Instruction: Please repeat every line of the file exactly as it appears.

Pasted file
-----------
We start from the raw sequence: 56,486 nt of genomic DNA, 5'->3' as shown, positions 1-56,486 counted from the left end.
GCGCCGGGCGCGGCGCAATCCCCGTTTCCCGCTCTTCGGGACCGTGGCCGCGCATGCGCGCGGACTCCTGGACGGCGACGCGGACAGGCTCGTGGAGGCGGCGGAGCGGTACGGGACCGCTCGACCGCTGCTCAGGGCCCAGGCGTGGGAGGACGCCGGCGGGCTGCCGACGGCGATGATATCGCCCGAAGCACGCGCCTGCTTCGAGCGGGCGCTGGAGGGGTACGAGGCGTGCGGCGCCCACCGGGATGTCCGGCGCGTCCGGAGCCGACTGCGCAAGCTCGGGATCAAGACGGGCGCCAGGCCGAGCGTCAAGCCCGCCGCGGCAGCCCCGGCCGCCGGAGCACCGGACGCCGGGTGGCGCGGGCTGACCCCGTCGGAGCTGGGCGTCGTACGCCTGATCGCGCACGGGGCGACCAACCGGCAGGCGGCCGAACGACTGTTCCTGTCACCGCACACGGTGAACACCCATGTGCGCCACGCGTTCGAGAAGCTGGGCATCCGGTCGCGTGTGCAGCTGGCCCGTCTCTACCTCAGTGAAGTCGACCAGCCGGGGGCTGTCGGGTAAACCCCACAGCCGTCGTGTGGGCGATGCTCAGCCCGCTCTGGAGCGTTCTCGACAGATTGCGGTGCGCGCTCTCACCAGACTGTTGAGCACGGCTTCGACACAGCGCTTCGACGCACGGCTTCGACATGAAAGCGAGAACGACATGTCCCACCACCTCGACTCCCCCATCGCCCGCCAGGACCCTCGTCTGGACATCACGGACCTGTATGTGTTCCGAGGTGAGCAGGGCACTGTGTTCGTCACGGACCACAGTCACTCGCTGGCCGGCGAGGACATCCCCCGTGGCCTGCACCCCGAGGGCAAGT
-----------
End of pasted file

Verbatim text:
We start from the raw sequence: 56,486 nt of genomic DNA, 5'->3' as shown, positions 1-56,486 counted from the left end.
GCGCCGGGCGCGGCGCAATCCCCGTTTCCCGCTCTTCGGGACCGTGGCCGCGCATGCGCGCGGACTCCTGGACGGCGACGCGGACAGGCTCGTGGAGGCGGCGGAGCGGTACGGGACCGCTCGACCGCTGCTCAGGGCCCAGGCGTGGGAGGACGCCGGCGGGCTGCCGACGGCGATGATATCGCCCGAAGCACGCGCCTGCTTCGAGCGGGCGCTGGAGGGGTACGAGGCGTGCGGCGCCCACCGGGATGTCCGGCGCGTCCGGAGCCGACTGCGCAAGCTCGGGATCAAGACGGGCGCCAGGCCGAGCGTCAAGCCCGCCGCGGCAGCCCCGGCCGCCGGAGCACCGGACGCCGGGTGGCGCGGGCTGACCCCGTCGGAGCTGGGCGTCGTACGCCTGATCGCGCACGGGGCGACCAACCGGCAGGCGGCCGAACGACTGTTCCTGTCACCGCACACGGTGAACACCCATGTGCGCCACGCGTTCGAGAAGCTGGGCATCCGGTCGCGTGTGCAGCTGGCCCGTCTCTACCTCAGTGAAGTCGACCAGCCGGGGGCTGTCGGGTAAACCCCACAGCCGTCGTGTGGGCGATGCTCAGCCCGCTCTGGAGCGTTCTCGACAGATTGCGGTGCGCGCTCTCACCAGACTGTTGAGCACGGCTTCGACACAGCGCTTCGACGCACGGCTTCGACATGAAAGCGAGAACGACATGTCCCACCACCTCGACTCCCCCATCGCCCGCCAGGACCCTCGTCTGGACATCACGGACCTGTATGTGTTCCGAGGTGAGCAGGGCACTGTGTTCGTCACGGACCACAGTCACTCGCTGGCCGGCGAGGACATCCCCCGTGGCCTGCACCCCGAGGGCAAGT